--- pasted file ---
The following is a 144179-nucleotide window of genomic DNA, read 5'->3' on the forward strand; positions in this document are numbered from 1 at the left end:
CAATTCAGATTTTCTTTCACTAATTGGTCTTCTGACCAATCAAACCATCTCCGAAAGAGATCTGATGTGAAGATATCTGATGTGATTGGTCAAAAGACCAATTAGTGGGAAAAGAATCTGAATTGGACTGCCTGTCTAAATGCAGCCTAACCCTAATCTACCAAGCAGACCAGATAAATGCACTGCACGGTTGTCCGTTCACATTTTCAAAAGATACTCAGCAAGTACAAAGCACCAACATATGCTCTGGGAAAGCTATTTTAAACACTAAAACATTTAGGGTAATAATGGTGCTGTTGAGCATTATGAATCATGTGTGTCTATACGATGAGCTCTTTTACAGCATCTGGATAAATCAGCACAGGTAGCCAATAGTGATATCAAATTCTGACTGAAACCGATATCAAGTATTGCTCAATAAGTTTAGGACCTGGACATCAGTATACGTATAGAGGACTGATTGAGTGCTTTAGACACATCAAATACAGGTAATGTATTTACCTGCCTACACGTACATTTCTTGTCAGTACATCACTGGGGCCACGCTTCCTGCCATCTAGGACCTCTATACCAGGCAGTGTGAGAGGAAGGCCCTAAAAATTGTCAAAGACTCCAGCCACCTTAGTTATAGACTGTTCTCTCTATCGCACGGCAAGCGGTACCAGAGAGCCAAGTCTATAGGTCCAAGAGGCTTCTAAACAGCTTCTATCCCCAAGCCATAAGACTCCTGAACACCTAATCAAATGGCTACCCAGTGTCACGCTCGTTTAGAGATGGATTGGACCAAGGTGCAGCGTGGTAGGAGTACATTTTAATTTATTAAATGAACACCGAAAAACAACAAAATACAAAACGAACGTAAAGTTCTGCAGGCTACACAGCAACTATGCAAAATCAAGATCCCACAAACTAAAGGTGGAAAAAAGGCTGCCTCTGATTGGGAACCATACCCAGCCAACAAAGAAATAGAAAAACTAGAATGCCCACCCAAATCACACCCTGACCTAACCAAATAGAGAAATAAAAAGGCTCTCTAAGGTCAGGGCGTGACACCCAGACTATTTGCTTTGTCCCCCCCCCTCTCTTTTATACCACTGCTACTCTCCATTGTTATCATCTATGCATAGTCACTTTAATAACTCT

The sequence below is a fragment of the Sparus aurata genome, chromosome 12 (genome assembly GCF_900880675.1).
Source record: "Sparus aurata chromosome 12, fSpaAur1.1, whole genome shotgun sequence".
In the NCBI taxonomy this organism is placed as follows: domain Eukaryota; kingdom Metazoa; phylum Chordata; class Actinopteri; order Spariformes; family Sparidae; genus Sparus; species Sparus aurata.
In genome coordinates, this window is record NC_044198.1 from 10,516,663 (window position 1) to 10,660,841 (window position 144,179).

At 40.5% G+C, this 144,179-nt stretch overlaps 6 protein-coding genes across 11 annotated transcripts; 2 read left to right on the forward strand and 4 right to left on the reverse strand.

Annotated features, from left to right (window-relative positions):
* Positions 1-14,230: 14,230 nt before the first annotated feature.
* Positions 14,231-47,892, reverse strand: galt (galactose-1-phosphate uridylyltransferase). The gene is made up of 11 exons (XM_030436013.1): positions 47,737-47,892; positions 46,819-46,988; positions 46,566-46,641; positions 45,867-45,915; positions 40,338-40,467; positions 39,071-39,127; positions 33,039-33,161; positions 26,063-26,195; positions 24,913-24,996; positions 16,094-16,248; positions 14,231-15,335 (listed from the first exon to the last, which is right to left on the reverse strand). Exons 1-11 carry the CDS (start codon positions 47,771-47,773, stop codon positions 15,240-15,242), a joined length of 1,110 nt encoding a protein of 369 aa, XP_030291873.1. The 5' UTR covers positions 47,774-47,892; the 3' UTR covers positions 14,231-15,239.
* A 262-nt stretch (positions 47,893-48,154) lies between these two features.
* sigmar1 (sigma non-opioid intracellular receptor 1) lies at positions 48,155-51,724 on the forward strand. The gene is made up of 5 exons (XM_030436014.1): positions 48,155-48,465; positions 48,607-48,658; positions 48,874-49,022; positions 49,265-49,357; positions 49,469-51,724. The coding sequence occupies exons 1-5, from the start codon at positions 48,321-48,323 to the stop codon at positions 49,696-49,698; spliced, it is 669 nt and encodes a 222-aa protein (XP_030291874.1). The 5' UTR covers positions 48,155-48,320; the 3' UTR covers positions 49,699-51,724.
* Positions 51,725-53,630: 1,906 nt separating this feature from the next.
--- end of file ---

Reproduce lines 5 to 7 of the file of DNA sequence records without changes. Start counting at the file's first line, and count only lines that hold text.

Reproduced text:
In the NCBI taxonomy this organism is placed as follows: domain Eukaryota; kingdom Metazoa; phylum Chordata; class Actinopteri; order Spariformes; family Sparidae; genus Sparus; species Sparus aurata.
In genome coordinates, this window is record NC_044198.1 from 10,516,663 (window position 1) to 10,660,841 (window position 144,179).

At 40.5% G+C, this 144,179-nt stretch overlaps 6 protein-coding genes across 11 annotated transcripts; 2 read left to right on the forward strand and 4 right to left on the reverse strand.